The biggest “favor” a Christian can do himself is to know the New Testament really well. This will keep him out of trouble on many fronts — but especially so as a Christian who is trying to decide what to do about the Old Testament. In general terms, we Christians continue with the Old Testament’s moral code (that is, we don’t kill, we don’t steal, we honor our parents, etc.), but we don’t carry-on with the particulars of the sacrificial system. But this is because we have a new piece of information: Jesus’ death on the cross paid for all our sins! (1 John 2:2).

Because Jesus provided the final atonement by his own death on the cross, we no longer have to make those stop-gap sacrifices that were necessary before his death. But would there be any harm if we kept sacrificing animals too? Yes. Such activity would show that we have ignored God’s progressive revelation.

God revealed his truth over time, and today’s Christians know many things that the Old Testament faithful did not know — and we are responsible for that the new information. Therefore, sacrificing animals in an era where Jesus has fulfilled (John 19:30) every requirement for atonement, would be a contemptuous act against the Son of God (Hebrews 6:6). So what about behaving morally? Does that now show contempt for God too?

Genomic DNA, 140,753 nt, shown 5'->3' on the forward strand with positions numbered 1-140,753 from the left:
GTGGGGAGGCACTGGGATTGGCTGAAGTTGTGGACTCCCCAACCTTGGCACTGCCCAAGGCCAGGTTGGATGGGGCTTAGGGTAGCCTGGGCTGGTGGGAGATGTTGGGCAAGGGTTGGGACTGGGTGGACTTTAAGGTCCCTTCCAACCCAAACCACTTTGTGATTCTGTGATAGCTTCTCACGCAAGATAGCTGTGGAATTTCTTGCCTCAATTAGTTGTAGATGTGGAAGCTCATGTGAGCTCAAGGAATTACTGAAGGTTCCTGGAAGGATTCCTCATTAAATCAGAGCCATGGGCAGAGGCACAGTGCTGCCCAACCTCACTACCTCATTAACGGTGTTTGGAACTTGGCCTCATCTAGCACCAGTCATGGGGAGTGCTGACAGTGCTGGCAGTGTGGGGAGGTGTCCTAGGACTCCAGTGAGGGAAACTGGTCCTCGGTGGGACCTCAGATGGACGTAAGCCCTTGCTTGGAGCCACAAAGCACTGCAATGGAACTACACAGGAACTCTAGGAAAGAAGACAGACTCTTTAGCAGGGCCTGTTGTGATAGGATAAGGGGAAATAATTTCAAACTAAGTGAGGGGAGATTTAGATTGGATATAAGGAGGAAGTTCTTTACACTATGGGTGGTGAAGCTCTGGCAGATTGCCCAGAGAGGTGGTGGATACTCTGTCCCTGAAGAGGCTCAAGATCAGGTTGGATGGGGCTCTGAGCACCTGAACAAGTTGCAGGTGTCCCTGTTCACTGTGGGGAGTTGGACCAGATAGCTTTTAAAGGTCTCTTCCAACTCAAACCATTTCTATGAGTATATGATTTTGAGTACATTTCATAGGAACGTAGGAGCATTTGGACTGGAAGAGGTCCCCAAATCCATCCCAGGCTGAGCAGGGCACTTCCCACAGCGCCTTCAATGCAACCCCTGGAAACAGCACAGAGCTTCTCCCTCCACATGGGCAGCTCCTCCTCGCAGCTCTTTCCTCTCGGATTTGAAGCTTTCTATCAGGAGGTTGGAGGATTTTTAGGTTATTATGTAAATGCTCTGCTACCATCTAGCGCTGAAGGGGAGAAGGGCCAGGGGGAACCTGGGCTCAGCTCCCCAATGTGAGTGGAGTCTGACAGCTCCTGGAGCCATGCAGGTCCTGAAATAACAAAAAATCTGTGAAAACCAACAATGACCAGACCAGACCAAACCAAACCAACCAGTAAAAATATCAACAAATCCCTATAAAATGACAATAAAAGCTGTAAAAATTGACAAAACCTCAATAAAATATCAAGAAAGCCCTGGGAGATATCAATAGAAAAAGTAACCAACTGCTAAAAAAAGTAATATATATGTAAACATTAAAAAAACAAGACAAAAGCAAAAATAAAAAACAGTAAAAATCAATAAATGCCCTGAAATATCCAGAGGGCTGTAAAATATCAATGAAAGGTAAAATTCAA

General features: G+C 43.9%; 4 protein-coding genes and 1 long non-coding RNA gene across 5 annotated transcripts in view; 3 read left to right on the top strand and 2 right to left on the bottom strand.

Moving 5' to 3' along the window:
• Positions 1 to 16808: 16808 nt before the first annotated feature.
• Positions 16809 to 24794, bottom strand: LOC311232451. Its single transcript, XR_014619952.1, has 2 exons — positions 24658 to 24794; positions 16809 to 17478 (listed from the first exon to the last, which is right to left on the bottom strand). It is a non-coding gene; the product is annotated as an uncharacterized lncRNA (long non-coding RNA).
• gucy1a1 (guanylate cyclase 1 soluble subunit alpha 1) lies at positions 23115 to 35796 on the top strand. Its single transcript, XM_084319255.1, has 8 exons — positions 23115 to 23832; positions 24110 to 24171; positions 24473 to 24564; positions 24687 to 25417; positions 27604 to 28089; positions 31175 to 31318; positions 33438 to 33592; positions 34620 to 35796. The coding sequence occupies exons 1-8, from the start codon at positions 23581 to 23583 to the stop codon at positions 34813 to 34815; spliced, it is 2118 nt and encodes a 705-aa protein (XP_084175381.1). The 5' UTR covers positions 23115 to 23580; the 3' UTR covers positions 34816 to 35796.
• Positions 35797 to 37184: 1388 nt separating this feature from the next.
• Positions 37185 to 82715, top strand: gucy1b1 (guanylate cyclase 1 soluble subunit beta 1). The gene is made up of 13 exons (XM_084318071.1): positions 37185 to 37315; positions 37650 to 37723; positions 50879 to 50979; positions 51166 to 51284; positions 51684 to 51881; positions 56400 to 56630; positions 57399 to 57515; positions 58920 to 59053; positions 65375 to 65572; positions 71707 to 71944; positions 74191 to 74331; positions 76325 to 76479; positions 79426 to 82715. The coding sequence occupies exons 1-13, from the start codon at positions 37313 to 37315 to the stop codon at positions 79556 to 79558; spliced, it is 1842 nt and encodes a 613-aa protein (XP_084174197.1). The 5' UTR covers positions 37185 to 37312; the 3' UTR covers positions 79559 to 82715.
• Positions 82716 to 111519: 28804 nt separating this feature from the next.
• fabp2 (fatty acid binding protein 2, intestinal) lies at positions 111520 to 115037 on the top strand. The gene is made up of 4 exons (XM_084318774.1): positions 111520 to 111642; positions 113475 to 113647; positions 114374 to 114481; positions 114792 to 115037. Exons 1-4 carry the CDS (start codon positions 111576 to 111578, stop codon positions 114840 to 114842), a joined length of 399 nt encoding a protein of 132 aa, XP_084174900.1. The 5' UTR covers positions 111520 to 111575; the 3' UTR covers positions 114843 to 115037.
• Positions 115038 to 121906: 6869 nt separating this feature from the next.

Not at all. Yes, it is true that we are now free from sin’s condemnation (Romans 8:1). But it is not true that this gives us a license to sin (Romans 6:15). In fact, if we are indeed children of God in this age, we had better look like it! (James 2:14). How do we do this? We should continue to live morally — just like the Old Testament faithful! So today, sacrificing animals would insult the Christ… while living morally honors him. This is not dichotomous nor is it a flip-flop. This is the logical result of a progressive revelation.